Reading audiobooks is still reading.

If you say you read an audiobook you don't have to "correct" yourself. I'd argue that you /shouldn't/, that you'd get less correct.

There's no need to say "well no I didn't read it" if it was an audiobook. There's no need to put "reading" in scare quotes.

It's reading just as much as reading print is.

I know there are worse problems, but it sucks having my favored reading format denigrated by sighted people, even to the point of them denying it's "real."

@bright_helpings it's really ableist when you think about it that primarily sighted reading is considered "real" reading. I wonder if it's the "letters on a page" aspect, if the same people consider braille more real?

@ljwrites @bright_helpings despite “universal literacy” being a thing for over a century now, it hasn’t been long enough for reading to fully lose its special “it’s what makes me better than you” shine

@zens @ljwrites @bright_helpings how is it classism? Audiobooks, like many other accessible options, are usually pretty expensive in comparison to a paper book

@wolfie @ljwrites @bright_helpings classism isn’t about how much money you have or spend. for instance, there are countless plumbers who are wealthier than most lawyers, but that’s never going to be good enough to be invited to the same art openings and parties. for thousands of years literacy was reserved for a small privileged class of scribes, preists, royalty and aristocracy. having exclusive rights to read was a system of control.

@wolfie @ljwrites @bright_helpings the gutenberg press made reading vastly cheaper for the masses, and yet learning to read remained an expensive privilege for only a few who were able to afford sending their kids to school instead of work. classism works with shibboleths. illiteracy is looked down upon as being of a lower class. audiobooks are illiteracy adjacent enough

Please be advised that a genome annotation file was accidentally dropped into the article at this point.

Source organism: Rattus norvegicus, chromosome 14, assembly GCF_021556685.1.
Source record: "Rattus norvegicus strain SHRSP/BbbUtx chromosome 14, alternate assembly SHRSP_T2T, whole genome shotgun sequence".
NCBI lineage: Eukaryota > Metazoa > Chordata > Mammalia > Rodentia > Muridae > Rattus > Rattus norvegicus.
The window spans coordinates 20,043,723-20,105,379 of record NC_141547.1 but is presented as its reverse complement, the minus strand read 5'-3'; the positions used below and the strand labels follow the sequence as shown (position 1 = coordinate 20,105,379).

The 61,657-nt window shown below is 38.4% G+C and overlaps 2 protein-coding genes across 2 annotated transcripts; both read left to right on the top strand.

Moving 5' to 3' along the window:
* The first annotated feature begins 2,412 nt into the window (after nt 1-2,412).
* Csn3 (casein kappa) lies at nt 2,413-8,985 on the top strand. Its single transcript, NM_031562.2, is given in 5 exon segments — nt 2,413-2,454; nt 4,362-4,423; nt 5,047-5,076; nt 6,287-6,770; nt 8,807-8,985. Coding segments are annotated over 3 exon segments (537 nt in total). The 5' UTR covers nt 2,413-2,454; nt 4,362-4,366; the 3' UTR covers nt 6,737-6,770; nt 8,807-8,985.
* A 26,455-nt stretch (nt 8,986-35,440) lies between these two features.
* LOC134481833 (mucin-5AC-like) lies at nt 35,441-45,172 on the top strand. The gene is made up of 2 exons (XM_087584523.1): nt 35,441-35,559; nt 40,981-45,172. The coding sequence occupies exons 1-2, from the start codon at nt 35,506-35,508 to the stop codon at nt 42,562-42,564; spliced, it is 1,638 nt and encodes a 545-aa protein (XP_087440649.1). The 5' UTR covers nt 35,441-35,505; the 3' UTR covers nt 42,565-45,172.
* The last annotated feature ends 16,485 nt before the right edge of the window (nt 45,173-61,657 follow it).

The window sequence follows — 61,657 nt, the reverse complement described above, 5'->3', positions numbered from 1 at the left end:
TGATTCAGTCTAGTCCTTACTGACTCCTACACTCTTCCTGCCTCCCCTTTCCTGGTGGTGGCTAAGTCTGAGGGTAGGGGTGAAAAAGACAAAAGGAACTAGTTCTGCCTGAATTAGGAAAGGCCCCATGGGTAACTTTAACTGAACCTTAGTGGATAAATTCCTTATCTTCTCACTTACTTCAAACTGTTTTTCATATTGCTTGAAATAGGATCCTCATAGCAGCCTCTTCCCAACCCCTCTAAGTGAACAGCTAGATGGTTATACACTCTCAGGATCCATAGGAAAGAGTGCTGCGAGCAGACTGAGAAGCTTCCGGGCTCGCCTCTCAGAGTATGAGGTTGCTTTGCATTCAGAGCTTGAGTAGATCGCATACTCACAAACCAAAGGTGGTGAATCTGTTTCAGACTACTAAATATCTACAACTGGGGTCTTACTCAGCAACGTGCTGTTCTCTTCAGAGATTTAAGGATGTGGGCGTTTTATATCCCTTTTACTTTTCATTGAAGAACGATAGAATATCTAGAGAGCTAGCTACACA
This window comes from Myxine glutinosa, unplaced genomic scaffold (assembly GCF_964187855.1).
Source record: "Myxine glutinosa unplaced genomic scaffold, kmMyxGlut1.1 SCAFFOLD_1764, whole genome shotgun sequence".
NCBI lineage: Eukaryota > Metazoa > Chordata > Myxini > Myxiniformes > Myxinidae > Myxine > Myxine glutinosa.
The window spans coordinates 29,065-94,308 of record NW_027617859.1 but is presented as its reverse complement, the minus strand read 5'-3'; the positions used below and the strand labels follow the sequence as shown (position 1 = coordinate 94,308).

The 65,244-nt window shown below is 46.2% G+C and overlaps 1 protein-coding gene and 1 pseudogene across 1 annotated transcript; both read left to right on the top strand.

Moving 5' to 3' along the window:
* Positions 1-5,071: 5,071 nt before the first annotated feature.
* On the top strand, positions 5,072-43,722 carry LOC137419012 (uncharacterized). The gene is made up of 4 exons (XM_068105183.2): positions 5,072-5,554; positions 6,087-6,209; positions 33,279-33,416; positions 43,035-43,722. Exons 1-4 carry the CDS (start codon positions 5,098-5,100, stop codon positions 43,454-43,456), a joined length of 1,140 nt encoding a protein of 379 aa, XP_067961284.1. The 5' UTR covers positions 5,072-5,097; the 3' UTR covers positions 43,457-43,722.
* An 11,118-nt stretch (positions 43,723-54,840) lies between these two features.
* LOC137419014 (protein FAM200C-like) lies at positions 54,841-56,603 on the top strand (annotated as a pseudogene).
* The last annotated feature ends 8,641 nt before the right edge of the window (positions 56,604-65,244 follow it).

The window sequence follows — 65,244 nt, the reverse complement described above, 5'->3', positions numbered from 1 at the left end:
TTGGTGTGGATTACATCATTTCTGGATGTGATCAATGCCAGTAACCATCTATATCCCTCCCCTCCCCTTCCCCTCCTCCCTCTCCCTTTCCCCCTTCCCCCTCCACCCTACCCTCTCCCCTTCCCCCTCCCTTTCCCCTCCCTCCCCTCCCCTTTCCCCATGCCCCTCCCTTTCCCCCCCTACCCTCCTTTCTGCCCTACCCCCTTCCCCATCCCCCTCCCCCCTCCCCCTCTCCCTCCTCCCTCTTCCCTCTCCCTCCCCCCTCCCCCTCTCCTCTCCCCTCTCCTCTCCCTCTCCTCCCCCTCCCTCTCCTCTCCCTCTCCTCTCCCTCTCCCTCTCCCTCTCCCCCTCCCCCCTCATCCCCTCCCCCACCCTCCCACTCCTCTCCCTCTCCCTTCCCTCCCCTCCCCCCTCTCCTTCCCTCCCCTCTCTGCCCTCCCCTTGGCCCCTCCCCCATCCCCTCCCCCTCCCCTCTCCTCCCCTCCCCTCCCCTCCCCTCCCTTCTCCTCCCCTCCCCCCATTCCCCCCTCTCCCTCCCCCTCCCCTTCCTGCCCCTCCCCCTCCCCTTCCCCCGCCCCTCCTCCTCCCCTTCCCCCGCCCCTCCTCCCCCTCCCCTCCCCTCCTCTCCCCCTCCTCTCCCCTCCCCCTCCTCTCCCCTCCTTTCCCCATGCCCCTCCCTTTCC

i over estimated earlier. getting universal literacy was an effort only started in the 1950s and we are still not there.

@wolfie @ljwrites @bright_helpings if you think this is a stretch, i’d like to hear any other explanation for why audiobooks are “lesser” that isn’t just classism in disguise.

@zens Ableism. I was talking about ableism and I'm not saying classism doesn't play a part because it does. But you're sort of hijacking my point here and you don't need to do that to make your own point. @wolfie @ljwrites

@bright_helpings @wolfie @ljwrites apologies, you’re right- it is ableism. i only intended to answer a question and didn’t intend that to overshadow your point. my original much shorter post was a guess as to whether braille holds a higher status in their minds, and if so, why. but as you’re a stranger to me I did not show the appropriate manners.

@zens @wolfie @ljwrites @bright_helpings yeah, I'd say class is more about position in social hirarchies (proximity to power). And being able to read has in the past been a huge prerequisite for that, and acces to education is in many cases still tied to class.

@zens @ljwrites @bright_helpings ah ok, that makes sense, I guess I'm only really aware of disability related reasons for not being able to read a physical paper book so the historic privilege behind accessing books didn't come to mind, though in the current day audiobooks do seem to be stuck behind a lot more barriers (price, requiring a compatible audio device, DRM, having time to listen etc) than physical books are (you can often get them for pennies and just need time and ability to read them)

@zens @wolfie @ljwrites @bright_helpings agreed, and poor people are usually the ones hit hardest by internalised classism. My daughter used to go to school with favela kids in Brazil; in a parent's meeting I once saw a mother crying about how she couldn't convince her little daughter to come to class anymore, because the other favela kids mocked her because her Nike sneakers were not legitimate.

If you read Paulo Freire's work on expanding literacy in Brazil, it's clear that the core step was to dismantle people's own reduced sense of self-worth in being "analphabets". People would only have confidence to deal with schooling at all, after Freire walked through rural folks' own knowledge and culture to make themselves aware they are not the inferior beings ideology paints them as. Like @zens said, a bricklayer in Brazil can actually enjoy a pretty wealthy lifestyle if they're lucky to be at the right place on the market; they'll still feel ashamed of being a bricklayer, and mortified if anybody found out they can't read.